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Lord Cope of Berkeley: I am grateful to the Minister for giving way. Does he therefore think that the Prime Minister went beyond the agreement in the Balmoral speech when he used the word "and"?

Lord Dubs: The Prime Minister was not speaking in legislative terms.

Noble Lords: No!

Lord Dubs: The Prime Minister was speaking in general terms. Those noble Lords opposite who say "no" have been Ministers. They know exactly what I am talking about. They may feel that they have changed sides and can talk differently now but they will know better than I do, because they have had more experience in government than I have had, that there is a difference between a colloquial form of expression and converting the intent of that into a legislative form. That is the purpose when we have the Bill and that may be the reason why, grammatically, there are some differences

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between what the Prime Minister said and what is in the Bill. It is only in that sense that there is a distinction between the two.

Lord Molyneaux of Killead: I am grateful to the noble Lord for permitting me to intervene briefly. I am even more grateful to him for closing the gap between us because he and I now think alike. He is standing by the principle of putting into legislation something which was said in outline. I was saying exactly the same thing. There was a rather vague document which had been approved verbally but not with signatures. The Bill has the same status now. In my eyes it is putting into effect in detail what the delegates thought they were agreeing to on Good Friday. I am genuinely grateful to the noble Lord.

Lord Dubs: I believe that the noble Lord is taking the argument further than is reasonable. He knows that he is trying it on. It was a good effort.

I would like to ask the noble Lord, Lord Cope, a question. I am no lawyer. He used the term "condition precedent". Can he tell the Committee what is the difference between that and what I would call a "precondition"?

Lord Cope of Berkeley: None, as far as I am aware.

Lord Dubs: That is fine. I am grateful to the noble Lord. At least we are talking about preconditions, which is one of the underlying difficulties. We were unhappy that there should be attempted changes to the Bill which would alter the agreement by inserting preconditions, as opposed to all the elements of the agreement being taken together.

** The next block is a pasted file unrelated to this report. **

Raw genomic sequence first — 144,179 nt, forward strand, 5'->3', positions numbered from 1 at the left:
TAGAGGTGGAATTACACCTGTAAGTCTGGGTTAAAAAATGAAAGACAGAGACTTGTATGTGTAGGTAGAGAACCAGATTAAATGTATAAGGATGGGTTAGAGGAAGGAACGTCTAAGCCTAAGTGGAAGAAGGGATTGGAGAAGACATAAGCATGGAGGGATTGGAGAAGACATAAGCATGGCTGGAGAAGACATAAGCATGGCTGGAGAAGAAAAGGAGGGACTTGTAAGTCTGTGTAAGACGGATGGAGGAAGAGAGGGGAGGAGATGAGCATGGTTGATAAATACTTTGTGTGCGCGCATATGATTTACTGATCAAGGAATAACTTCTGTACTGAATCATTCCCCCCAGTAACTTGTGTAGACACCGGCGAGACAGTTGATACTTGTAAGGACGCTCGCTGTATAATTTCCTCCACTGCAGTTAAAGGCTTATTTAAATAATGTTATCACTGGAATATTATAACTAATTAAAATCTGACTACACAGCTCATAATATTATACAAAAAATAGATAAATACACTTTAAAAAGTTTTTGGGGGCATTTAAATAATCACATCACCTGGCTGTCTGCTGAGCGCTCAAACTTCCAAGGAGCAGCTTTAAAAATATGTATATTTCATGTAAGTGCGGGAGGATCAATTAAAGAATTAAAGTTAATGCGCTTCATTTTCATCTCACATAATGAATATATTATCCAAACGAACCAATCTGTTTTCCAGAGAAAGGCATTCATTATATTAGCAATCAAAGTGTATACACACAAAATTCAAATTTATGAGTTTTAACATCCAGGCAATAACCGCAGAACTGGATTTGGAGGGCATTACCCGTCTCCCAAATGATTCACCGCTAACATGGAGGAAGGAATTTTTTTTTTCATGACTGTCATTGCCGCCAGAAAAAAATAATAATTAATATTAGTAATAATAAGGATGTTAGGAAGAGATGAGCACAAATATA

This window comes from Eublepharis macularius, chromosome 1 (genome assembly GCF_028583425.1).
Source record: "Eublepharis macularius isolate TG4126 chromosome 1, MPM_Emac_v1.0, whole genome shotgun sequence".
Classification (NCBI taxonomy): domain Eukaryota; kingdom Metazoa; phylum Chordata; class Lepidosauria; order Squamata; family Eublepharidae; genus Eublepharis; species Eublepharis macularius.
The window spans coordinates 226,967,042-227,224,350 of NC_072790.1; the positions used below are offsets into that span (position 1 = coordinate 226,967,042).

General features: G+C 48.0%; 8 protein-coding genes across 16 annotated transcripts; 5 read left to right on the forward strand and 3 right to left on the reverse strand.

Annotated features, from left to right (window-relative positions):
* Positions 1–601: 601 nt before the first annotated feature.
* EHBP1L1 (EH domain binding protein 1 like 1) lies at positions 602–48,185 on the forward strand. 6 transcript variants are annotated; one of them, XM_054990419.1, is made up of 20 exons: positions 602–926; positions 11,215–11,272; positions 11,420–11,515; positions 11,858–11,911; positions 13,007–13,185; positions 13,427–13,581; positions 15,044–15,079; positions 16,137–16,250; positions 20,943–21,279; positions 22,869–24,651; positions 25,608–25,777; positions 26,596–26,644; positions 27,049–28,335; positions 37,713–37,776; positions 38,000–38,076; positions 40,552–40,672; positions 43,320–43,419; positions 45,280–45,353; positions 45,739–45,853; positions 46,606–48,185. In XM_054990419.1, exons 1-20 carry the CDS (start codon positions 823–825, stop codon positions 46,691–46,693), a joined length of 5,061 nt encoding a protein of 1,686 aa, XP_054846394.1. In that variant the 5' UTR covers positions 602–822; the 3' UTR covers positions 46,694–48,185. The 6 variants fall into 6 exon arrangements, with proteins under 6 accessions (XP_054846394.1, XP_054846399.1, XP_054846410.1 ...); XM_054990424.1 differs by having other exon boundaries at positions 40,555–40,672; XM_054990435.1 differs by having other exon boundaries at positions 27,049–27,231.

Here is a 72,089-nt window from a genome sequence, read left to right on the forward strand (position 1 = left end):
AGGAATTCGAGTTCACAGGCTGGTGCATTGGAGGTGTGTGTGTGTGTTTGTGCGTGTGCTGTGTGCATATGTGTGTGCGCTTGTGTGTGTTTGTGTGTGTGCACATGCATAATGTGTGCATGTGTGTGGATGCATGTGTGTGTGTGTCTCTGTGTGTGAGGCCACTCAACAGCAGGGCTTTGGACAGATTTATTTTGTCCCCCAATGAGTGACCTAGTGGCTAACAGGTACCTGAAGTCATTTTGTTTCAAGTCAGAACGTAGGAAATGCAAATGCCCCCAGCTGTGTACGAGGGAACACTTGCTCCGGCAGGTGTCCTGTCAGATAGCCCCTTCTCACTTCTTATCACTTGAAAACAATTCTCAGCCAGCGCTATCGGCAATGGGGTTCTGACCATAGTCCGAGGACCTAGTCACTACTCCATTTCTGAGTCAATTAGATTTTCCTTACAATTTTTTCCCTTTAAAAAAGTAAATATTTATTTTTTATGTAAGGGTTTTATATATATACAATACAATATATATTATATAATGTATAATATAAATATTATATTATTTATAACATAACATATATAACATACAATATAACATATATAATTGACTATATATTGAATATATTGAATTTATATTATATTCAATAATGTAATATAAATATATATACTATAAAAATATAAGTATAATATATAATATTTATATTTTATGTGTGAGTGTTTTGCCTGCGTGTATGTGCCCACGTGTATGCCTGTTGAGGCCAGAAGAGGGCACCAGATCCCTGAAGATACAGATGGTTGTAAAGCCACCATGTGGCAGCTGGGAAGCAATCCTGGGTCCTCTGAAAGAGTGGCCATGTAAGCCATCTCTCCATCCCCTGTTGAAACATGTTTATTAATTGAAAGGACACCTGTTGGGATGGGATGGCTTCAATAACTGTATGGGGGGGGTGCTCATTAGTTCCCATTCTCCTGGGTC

I turn to Amendment No. 12 which concerns the use of the words "in particular". These words are important because they show that the factors in subsection (9) are not exhaustive. They are matters which the Secretary of State must take into account. She can take into account other relevant factors as well. The words do not preclude her from considering other matters. If they were removed it would suggest that the list was exhaustive, and that is not the intention.

I now turn to Amendment No. 14 which was spoken to by the noble Lord, Lord Holme. The amendment is helpful as it quite rightly identifies that the Secretary of State must make her decision under Clause 3(8) on the basis of the information available to her, which is the case. As was indicated in another place, that information would include information provided by the Chief Constable and the GOC. I can assure the noble Lord that it will be on that basis that any judgment is made under this subsection.

I hope that what I have said goes some way to meeting the noble Lord's wishes. I am sensitive and sympathetic towards the general thrust of his argument. I believe that the way in which the Secretary of State will give effect to that meets the point without requiring

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the change in terminology suggested by the noble Lord. For those reasons I am unable to support these amendments.

Lord Mayhew of Twysden: I am most grateful to the noble Lord. Perhaps I may ask a question which is tangential to this discussion if not exactly connected. We shall shortly be leaving the accelerated release Clause 3 and I hope that that is sufficient excuse. Will the noble Lord accept that in the context created by the Good Friday Agreement, and also by this resulting Bill, that there is now a strong and widely held perception that in fairness the cases of Guardsmen Wright and Fisher ought to be revisited now, if not by an accelerated sitting of the Life Sentence Review Board then by some other but immediate procedure?

Lord Dubs: My right honourable friend the Secretary of State is currently reviewing this case in the light of correspondence from the guardsmen's solicitors. She has received papers today and will be considering them as soon as may be during the next few weeks. The noble and learned Lord will be aware that papers on such cases are extensive but that they must be given full and detailed consideration. The Secretary of State will consider the court papers, the previous advice from the Life Sentence Review Board, her own previous decisions and the various judicial review judgments. She will also take account of the many representations she has received regarding the case, many of which come from noble Lords who are present today. As the noble and learned Lord will know, the Secretary of State cannot prejudge any decision she may make as a consequence of this further review, but when a decision has been made, she will make it known.